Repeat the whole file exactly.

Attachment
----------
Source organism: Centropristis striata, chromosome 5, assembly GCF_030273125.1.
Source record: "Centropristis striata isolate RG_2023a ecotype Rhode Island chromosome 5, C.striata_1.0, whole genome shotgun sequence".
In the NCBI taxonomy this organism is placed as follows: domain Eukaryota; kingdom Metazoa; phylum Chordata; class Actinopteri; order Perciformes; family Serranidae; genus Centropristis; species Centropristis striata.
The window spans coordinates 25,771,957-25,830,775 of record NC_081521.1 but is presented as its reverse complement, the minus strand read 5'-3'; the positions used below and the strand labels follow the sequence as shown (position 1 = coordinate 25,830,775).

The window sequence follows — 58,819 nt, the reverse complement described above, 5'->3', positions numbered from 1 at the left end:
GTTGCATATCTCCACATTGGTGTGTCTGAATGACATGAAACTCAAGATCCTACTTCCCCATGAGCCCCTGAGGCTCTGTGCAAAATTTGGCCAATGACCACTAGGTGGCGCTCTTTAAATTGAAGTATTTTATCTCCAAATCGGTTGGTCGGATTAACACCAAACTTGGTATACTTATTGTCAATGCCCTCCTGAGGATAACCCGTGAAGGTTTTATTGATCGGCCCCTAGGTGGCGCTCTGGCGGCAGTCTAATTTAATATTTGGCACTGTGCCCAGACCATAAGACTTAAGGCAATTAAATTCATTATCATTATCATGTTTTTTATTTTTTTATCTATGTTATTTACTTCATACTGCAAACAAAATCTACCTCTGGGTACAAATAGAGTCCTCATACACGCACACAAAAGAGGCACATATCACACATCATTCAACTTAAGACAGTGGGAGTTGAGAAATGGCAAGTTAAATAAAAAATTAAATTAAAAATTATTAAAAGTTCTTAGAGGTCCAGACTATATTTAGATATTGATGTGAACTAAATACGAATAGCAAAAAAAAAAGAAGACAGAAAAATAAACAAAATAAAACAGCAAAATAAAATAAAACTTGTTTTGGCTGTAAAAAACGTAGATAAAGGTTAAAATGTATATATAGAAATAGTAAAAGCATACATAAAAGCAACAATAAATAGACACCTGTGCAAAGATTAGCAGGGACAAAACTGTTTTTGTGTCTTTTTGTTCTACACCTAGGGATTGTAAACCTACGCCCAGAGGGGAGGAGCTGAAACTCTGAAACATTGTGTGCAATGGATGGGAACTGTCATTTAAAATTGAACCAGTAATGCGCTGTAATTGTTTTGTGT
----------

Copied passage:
Source organism: Centropristis striata, chromosome 5, assembly GCF_030273125.1.
Source record: "Centropristis striata isolate RG_2023a ecotype Rhode Island chromosome 5, C.striata_1.0, whole genome shotgun sequence".
In the NCBI taxonomy this organism is placed as follows: domain Eukaryota; kingdom Metazoa; phylum Chordata; class Actinopteri; order Perciformes; family Serranidae; genus Centropristis; species Centropristis striata.
The window spans coordinates 25,771,957-25,830,775 of record NC_081521.1 but is presented as its reverse complement, the minus strand read 5'-3'; the positions used below and the strand labels follow the sequence as shown (position 1 = coordinate 25,830,775).

The window sequence follows — 58,819 nt, the reverse complement described above, 5'->3', positions numbered from 1 at the left end:
GTTGCATATCTCCACATTGGTGTGTCTGAATGACATGAAACTCAAGATCCTACTTCCCCATGAGCCCCTGAGGCTCTGTGCAAAATTTGGCCAATGACCACTAGGTGGCGCTCTTTAAATTGAAGTATTTTATCTCCAAATCGGTTGGTCGGATTAACACCAAACTTGGTATACTTATTGTCAATGCCCTCCTGAGGATAACCCGTGAAGGTTTTATTGATCGGCCCCTAGGTGGCGCTCTGGCGGCAGTCTAATTTAATATTTGGCACTGTGCCCAGACCATAAGACTTAAGGCAATTAAATTCATTATCATTATCATGTTTTTTATTTTTTTATCTATGTTATTTACTTCATACTGCAAACAAAATCTACCTCTGGGTACAAATAGAGTCCTCATACACGCACACAAAAGAGGCACATATCACACATCATTCAACTTAAGACAGTGGGAGTTGAGAAATGGCAAGTTAAATAAAAAATTAAATTAAAAATTATTAAAAGTTCTTAGAGGTCCAGACTATATTTAGATATTGATGTGAACTAAATACGAATAGCAAAAAAAAAAGAAGACAGAAAAATAAACAAAATAAAACAGCAAAATAAAATAAAACTTGTTTTGGCTGTAAAAAACGTAGATAAAGGTTAAAATGTATATATAGAAATAGTAAAAGCATACATAAAAGCAACAATAAATAGACACCTGTGCAAAGATTAGCAGGGACAAAACTGTTTTTGTGTCTTTTTGTTCTACACCTAGGGATTGTAAACCTACGCCCAGAGGGGAGGAGCTGAAACTCTGAAACATTGTGTGCAATGGATGGGAACTGTCATTTAAAATTGAACCAGTAATGCGCTGTAATTGTTTTGTGT